THOSE WHO THOUGHT ONLY PCs HAD SECURITY issues received a rude awakening when Apple admitted a flaw in Mac OS X, its current operating system. The company advised users to download and install a security patch.
Apple admitted only "a theoretical vulnerability in the Help Viewer application that could have been exposed when browsing the web" and directs Mac owners to download a security update from apple.com. What the company apparently means by "theoretical" is that a bug has been found which no known hacker has yet exploited. (Apple may be keeping mum about the flaw's exact nature to avoid tipping off vandals and criminals.)
Such warnings are commonplace for those who use Windows, whose engineers issue regular patches to fix newly discovered problems. As a result, some turn to Macs as a safer alternative for everyday tasks. Yet Apple freely admits that no computer system is completely tamper-proof.
The Mac OS, like other operating systems based on UNIX, gains from what some geeks call "security by obscurity." Since Windows dominates the operating-system market, hackers are more likely to write malicious code for the more popular platform.
Will some dastardly character create a widespread worm like Blaster or Slammer that attacks Macs? To date, nothing like it has struck.
Raising Red Flag
CHINA WANTS COMPUTER USERS TO FLY A RED Flag. That's the name of an operating system the Chinese government is building as a bulwark against Microsoft.
Red Flag is a variation of Linux with a political twist. The Communist regime, citing concern about buggy foreign products like Microsoft Windows, claims it must turn to Red Flag as a more secure alternative.
Few outside China even know the software exists, but the communist software has some capitalist support: Red Flag's developers list IBM, Hewlett-Packard, and Oracle as partners. Dell announced this spring that many of its PCs are certified to run Red Flag.
China is well known for making its own versions of high-tech formats. While the country makes countless DVD players for export, for example, its leaders push the incompatible EVD (enhanced versatile disc) technology for domestic use.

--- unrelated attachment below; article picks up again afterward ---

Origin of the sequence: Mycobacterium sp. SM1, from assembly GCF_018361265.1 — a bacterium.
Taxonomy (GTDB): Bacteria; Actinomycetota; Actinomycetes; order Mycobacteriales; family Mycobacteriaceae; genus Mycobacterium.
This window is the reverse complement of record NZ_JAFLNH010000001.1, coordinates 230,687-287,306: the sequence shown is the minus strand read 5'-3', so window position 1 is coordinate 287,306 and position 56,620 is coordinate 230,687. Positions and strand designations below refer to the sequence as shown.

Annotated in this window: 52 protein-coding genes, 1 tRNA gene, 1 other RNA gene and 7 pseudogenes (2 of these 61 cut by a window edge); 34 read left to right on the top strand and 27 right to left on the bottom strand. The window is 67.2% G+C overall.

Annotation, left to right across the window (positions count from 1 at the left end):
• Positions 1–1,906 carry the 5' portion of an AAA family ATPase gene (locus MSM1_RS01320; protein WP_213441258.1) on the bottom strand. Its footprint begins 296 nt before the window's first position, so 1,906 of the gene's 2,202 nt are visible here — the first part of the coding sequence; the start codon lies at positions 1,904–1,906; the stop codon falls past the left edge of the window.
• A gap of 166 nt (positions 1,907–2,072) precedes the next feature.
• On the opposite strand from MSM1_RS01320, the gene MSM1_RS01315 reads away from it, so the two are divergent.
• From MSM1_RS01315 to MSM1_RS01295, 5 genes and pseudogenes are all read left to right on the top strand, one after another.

When rumors of Red Flag first surfaced in 1999, an urban legend started that China would ban Windows outright. That hasn't happened, but the Chinese government can reduce its reliance on overseas products. Since China boasts a market of 1.3 billion people, an oddity like Red Flag becomes a major marketing chip.
BITS & MEGABYTES
A federal judge ordered Microsoft to look for proof that a vice president ordered employees to destroy important e-mails. Burst.com, which is suing the company over multimedia software, claims workers were told to delete messages after 30 days-instead of saving documents that are critical to pending litigation. Microsoft says it did nothing wrong.
Moira Greenslade of Great Britain faces two years in jail after pleading guilty to selling her unborn baby over the internet. The 33-year-old mother received $4,500 after agreeing to sell the same child to two different couples, whom she contacted through a website. (Prosecutors said a third arrangement was in the works as well.) The judge called the woman a "fraudster" who manipulated desperate couples.
Cometa, a once-promising internet startup that offered Wi-Fi hotspots to Barnes & Noble and other retailers, is closing down. The company was backed by investments from AT&T, Intel, and IBM-and its failure raises cynicism over whether such service can become a successful business model. Wi-Fi hotspots are becoming cheaper to operate and may become free services, like drinking fountains and public restrooms.
Eight airports will soon test new security systems that check fingerprints and eye scans stored on a special employee ID card. The Transportation Security Administration is experimenting with biometrics to spot trespassers and potential terrorists. If successful, about 2 million workers at airports, seaports, and rail yards will carry next-generation identification.